Arthur Miller’s Death of a Salesman is one of the best known plays of the last century, so surely the Arkansas Repertory Theatre is doing the classic theatrical piece for, if not the umpteenth time, at least for a second go-round?
Nope. The Rep has never done the play, which won the 1949 Pulitzer Prize for Drama and the Tony Award for Best Play. Bob Hupp, producing artistic director at the Rep, notes that the only time the theater has done any Miller play, it was All My Sons, about a decade ago.
“This is the first time the Rep has done Death of a Salesman,” Hupp says. “I don’t know what the explanation is, other than the Rep’s season always includes three or four musicals, plus usually an American classic. Last year it was To Kill a Mockingbird.There are a handful of playwrights that the Rep has never produced, including Ibsen, Chekhov and Shaw.
“In terms of the American playwrights, we’ve done more plays by Tennessee Williams than anyone else, perhaps due to his more Southern themes that appeal to our audiences. You will find some scholars who will say that [Death of a Salesman] is the quintessential American play, and I think that the themes and ideas of the play are as powerful today as when the play was first written in 1949.”
Hupp, who first became familiar with the play in his college English classes, saw the revival on Broadway last year. He notes that the play will be presented as Miller wrote it, with no modifications. The set design will be based on the original set design.
“We’re not modernizing it in any way, not setting it in any different era; we’re letting the text come to life and speak for itself,” he says.
The play depicts a family in which Willy Loman, a traveling salesman, is becoming tired in both body and mind. He complains to his wife, Linda, that their sons are not living up to his expectations. Son Biff was a star athlete in high school, but math proved his undoing and he never went to college. Meanwhile, younger son Happy is a womanizer with a dead-end job.
Loman, the title character, will be portrayed by Robert Walden, known to journalists for his role as Joe Rossi in the TV series Lou Grant, which ran for 114 episodes from 1977-’82. Other noted actors who have played Loman include Lee J. Cobb when the drama first opened on Broadway in 1949, with revivals in 1975 (George C. Scott), 1984 (Dustin Hoffman), 1999 (Brian Dennehy) and 2012 (Philip Seymour Hoffman).
Walden has an extensive resume in theater, film and TV, but has never played Loman before.
“Why would I want to do that to myself more than once?” he says with a laugh. “It’s a great opportunity, but that’s what my nephew asked me, and I answered that ‘I want to go out like a great artist,’ and there’s not that great [an] opportunity for men of [my] age, so this is, like [Lee] Strasburg says, ‘You can’t grow unless you play the great roles.’
“I met Bob two years ago when the theater was a concrete shell, undergoing renovations, and I saw The 39 Steps, the last show before the theater was renovated. To paraphrase JFK when he went to Germany, ‘I am the man who escorted Christy Carpenter to Arkansas.’”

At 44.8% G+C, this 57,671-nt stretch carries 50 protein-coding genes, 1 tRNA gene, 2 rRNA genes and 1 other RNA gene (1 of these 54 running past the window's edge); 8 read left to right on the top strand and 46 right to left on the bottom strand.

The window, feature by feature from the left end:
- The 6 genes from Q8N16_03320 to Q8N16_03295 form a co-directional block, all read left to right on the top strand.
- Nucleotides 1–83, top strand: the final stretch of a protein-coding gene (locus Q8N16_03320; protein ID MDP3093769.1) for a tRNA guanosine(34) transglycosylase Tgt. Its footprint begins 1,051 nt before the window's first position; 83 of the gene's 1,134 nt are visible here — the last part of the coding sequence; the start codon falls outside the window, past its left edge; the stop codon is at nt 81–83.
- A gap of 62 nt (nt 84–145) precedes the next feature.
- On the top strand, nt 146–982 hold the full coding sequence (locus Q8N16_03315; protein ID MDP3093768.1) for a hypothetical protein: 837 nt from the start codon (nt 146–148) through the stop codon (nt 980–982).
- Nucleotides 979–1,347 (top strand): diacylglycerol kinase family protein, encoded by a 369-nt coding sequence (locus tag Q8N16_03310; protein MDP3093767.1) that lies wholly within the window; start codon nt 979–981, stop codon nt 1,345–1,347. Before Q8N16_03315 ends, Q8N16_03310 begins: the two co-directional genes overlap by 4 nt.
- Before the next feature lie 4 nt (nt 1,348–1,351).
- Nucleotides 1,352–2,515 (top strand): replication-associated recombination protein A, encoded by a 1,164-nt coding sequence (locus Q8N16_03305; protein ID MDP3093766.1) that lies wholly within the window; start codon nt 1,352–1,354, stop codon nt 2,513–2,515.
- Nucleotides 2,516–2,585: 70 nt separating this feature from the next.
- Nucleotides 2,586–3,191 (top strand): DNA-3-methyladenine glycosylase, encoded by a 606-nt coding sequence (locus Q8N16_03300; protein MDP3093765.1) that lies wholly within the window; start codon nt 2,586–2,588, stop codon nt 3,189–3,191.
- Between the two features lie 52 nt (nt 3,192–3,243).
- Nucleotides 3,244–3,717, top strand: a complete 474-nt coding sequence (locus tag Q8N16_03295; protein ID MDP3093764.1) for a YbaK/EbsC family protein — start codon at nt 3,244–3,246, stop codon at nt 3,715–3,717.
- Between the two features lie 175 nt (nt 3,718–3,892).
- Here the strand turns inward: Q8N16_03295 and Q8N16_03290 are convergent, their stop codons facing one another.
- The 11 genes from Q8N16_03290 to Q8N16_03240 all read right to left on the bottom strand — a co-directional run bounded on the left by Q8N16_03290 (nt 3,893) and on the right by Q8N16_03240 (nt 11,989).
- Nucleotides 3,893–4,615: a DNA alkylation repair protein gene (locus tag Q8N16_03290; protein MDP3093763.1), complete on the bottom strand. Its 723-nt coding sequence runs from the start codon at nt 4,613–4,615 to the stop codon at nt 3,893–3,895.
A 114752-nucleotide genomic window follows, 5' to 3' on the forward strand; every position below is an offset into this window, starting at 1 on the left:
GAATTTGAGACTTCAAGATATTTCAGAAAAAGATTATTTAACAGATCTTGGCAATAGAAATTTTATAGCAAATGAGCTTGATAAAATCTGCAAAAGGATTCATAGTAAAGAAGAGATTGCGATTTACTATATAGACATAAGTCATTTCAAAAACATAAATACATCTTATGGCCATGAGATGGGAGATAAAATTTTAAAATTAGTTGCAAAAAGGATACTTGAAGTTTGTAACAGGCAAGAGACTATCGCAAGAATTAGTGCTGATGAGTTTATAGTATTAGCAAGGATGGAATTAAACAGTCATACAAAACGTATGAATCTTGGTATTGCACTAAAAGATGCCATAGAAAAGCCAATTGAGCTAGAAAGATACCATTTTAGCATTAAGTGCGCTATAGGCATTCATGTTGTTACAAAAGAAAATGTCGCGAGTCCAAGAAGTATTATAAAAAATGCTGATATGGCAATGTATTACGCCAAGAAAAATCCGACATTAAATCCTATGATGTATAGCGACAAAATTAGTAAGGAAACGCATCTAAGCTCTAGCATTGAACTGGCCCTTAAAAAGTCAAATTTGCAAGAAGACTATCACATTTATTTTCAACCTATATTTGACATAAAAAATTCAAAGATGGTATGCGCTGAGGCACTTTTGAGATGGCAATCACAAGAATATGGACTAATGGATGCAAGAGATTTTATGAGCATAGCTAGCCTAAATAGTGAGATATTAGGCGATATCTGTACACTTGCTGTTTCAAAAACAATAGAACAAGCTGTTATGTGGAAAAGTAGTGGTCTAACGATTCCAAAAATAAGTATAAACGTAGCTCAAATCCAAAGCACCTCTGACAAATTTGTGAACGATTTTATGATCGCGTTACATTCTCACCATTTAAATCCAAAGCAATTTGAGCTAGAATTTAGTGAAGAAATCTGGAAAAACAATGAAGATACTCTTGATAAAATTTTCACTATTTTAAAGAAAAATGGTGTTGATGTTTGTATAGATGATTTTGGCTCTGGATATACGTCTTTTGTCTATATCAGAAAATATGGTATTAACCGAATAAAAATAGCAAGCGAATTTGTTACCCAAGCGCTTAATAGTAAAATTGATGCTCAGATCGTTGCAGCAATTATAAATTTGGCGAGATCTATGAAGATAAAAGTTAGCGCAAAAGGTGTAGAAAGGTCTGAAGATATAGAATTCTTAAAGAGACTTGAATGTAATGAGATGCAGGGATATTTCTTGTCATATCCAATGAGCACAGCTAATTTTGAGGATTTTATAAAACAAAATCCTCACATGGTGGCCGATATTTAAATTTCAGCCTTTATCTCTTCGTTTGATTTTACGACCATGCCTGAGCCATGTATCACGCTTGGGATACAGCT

Carpenter is the chief executive officer of the Winthrop Rockefeller Institute on Petit Jean Mountain, where Walden and Carpenter now live.
Cast members portraying the other members of the Loman family are Carolyn Mignini as Linda, Avery Clark as Biff and Craig Maravich as Happy.
Clark, an Arkansas native who has done impressive work at the Rep as Hannay in The 39 Steps and in the title roles of Hamlet and Henry V, is excited about landing a role in which his character’s name does not start with an “H.”
“I’m actually excited to be a supporting character,” Clark says, “and to have the challenges of playing a character in two different time periods, as he peaks at 18 and then lost in adulthood and still searching for who he is and what he is, still trying to live up to his father’s expectations. And this is my first contemporary play in about three years.”
Hupp and the cast will discuss the play’s historical importance and continuing relevance in the Clinton School of Public Service’s Distinguished Speaker Series, from noon to 1 p.m. Wednesday. For reservations, call the school at (501) 683-5239.
Death of a Salesman
7 p.m. today, 8 p.m. Friday, 2 and 8 p.m. Saturday, and 2 and 7 p.m. Sunday, with performances at 7 p.m. Wednesdays and Thursdays, 8 p.m. Fridays and Saturdays and 2 and 7 p.m. Saturdays and Sundays, through May 12, Arkansas Repertory Theatre, Sixth and Main streets, Little Rock.
Preview performance: 7 p.m. today with pre-show director’s talk from 6:15-6:45 p.m.
Sign-interpreted performance: Wednesday (May 1 only)
Tickets: $25-$40; $5 off advance purchases through today; student tickets half-price for all seats
Weekend, Pages 35 on 04/25/2013
Print Headline: Walden stars in Rep debut of Death of a Salesman